Finger painting

For my five years anniversary at Eidos Montréal, I was offered an iPad Mini, the latest iteration, the 4th one. While a rather sweet attention, I initially couldn’t think of what to do with it. I’ve owned an iPad 2 since that came out, and it works fine, but I hardly use it and it’s more my wife’s iPad nowadays.

Around the same time, the iPad Pro came out, and I got to try that out, thanks to a friend at Eidos who bought one. Aside from a few design quirks, it works perfectly well and made my new Mini feel all the more inadequate.
But I was feeling bad about not using such a nice gift and piece of technology, and since the drawing app I tried on iPad Pro also worked on regular iPads, I decided to try and produce an image on mine, and here it is :

BaseballI didn’t plan any particular image, I just started drawing whatever came, and, as it often results in that kind of situation, I ended up drawing a lady.

But the point wasn’t to create a character as much as it was to try and do everything on the iPad, using the Procreate app and my fingers and the tablet pen I have, which happens to be a Wacom Bamboo because I’m a snob, but any other pen of that sort would have been the same.


The workflow followed how I usually work, regardless of whether it’s on paper or on Photoshop : I sketched a few poses until I found one that wasn’t too boring. Then, I started refining the lines on a separate layer, until I had a clean sketch, and finally I started inking on a third layer.

A look at some of the parameters you can change about a brush in Procreate. Note that the icons below the parameters are all as many screens containing more options. It’s pretty in-depth.

It took a bit longer than it would have with a pressure sensitive tool, but it worked OK.

I used mostly the technical inking brush set to roughly 85% opacity, to keep a soft feel to the lines rather than a deep, stiff, opaque one. I just had to clean my lines, especially their ends, more than I would have to on Photoshop but not by a huge margin, since Procreate’s brush engine is pretty robust, even without pressure detection. You can set a number of parameters as you would on Photoshop, on an interface that fits being on a tablet.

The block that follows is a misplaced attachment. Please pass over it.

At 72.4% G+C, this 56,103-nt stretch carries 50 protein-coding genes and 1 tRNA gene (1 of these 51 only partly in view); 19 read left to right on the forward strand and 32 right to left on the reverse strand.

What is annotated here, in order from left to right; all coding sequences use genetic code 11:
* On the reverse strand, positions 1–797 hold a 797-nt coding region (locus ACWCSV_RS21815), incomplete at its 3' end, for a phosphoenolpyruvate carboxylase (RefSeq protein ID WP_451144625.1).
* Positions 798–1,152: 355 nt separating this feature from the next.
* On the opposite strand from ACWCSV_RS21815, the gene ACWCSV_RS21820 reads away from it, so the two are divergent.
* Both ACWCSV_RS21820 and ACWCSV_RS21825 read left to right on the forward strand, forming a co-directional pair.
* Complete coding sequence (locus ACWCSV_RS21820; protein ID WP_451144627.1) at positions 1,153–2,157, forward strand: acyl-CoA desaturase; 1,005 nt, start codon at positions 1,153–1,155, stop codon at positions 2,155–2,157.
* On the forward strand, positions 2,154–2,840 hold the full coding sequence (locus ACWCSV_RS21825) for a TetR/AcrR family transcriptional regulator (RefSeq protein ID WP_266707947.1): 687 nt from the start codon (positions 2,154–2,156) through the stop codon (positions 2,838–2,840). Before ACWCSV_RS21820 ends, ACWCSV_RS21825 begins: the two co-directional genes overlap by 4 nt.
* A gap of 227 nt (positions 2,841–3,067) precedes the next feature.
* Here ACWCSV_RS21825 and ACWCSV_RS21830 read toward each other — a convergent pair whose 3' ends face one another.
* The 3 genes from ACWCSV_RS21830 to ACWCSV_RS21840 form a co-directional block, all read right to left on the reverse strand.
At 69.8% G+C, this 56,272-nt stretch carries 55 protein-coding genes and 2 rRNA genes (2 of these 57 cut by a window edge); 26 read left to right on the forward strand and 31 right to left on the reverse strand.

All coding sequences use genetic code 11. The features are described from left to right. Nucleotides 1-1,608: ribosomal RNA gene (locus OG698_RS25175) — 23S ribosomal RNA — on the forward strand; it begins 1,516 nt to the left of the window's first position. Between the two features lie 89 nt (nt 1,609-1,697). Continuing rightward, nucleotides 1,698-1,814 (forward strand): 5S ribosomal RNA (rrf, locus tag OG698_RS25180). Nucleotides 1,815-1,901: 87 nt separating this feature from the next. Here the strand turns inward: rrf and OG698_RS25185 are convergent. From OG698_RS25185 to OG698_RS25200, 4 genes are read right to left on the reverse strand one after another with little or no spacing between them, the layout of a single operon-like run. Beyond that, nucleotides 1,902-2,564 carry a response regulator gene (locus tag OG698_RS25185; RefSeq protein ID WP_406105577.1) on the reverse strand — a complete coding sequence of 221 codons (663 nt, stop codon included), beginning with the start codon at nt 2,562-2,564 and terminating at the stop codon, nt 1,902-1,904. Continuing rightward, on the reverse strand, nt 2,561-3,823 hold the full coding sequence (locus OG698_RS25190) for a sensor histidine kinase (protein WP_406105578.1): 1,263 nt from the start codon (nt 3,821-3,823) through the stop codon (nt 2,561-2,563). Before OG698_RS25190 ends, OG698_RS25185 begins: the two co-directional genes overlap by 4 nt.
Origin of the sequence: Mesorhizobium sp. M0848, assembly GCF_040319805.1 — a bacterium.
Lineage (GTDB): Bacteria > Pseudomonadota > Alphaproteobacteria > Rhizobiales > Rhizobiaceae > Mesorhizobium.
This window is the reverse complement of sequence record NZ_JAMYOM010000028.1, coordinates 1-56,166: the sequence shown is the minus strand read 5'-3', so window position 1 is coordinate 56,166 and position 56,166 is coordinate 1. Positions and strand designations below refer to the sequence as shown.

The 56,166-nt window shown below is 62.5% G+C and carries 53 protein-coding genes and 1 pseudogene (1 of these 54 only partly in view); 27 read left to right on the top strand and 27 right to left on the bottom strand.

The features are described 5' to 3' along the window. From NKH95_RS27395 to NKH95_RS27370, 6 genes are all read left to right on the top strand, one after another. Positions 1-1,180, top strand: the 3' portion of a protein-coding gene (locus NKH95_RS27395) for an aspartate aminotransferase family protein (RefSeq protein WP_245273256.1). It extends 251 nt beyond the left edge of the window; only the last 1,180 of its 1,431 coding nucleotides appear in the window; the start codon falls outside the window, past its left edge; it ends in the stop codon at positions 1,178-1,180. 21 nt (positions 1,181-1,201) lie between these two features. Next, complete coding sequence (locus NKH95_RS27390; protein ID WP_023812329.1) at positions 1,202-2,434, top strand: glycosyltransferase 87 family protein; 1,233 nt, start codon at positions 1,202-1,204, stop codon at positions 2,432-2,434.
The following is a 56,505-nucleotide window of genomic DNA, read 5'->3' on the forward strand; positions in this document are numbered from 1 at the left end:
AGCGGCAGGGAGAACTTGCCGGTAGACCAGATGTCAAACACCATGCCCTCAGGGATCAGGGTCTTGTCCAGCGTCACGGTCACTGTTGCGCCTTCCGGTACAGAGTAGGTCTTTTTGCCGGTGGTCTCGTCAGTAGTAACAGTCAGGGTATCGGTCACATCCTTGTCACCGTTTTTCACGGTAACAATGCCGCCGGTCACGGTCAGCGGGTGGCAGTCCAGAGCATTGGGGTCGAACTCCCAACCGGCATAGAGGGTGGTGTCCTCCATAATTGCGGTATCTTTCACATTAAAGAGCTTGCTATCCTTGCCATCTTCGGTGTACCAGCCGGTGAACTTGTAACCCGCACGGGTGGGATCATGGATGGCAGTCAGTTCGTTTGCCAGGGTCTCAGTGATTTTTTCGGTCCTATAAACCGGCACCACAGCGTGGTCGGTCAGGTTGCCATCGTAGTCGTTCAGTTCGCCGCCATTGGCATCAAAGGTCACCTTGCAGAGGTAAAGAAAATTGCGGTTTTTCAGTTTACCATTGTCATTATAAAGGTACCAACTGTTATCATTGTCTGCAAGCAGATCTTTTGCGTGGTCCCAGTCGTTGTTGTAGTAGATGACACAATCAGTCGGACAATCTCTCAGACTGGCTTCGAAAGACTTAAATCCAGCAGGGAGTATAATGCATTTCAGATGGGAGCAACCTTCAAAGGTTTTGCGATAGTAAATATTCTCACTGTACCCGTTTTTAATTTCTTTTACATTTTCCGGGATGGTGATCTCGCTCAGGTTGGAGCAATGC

And that may be the key to this whole experiment. I’ve been looking at mobile digital drawing solutions for years, now, and I’ve usually encountered one of 2 problems :

Either, the machine is a full-fledged PC, on which I can use software I’m used to working with, but said software has not been designed for tablets and require a keyboard, thus defying the purpose of the device, or the tablet is an iPad or an Android tablet and either doesn’t offer pressure sensitivity or an app solid enough to produce professional work on.

Procreate is the first app that seems to be solid enough to support the whole process of making an illustration without requiring touch-ups in Photoshop. Of course, it’s not perfect, some key features (at least for me) are missing, such as masks, but for the most part, it works really well, while being adapted to its platform. I’m also just scratching the surface and used only what I needed to produce a line drawing. I’m sure there is more to play with, as I constantly discovered functions that are called through gestures, while I’m more used to old-fashioned menus, à-la Photoshop.

I’ve also tried it on iPad Pro, with Apple’s Pencil, and it’s really good. There is no lag to speak of and the pressure sensitivity feels natural. I’d even go as far as saying it may be better than the Cintiq + Photoshop setup, especially when it comes to stylus inclination. I can’t tell whether Wacom or Adobe is at fault, but I’ve used Cintiqs for a few years, along with Intuos tablets, and I’ve never seen the stylus inclination work as well as it does on iPad Pro and Procreate, with the great expressiveness I’ve played with using the app’s 6B pencil brush.

A 15-minutes doodle using Procreate’s 6B pencil preset, on an iPad Pro.

I’m also aware that Sketchbook Pro is another valid alternative which has the advantage of existing on both iOS and Android but also Windows and Mac, making it uniform across all your devices. I may try it again soon (I’ve tried it a few times in the past but always found it “stiff”.)

Of course, none of that is to say that this solution is definitive, or that’s even better than good ol’paper, but after years of looking for a mobile digital workstation, this is promising.



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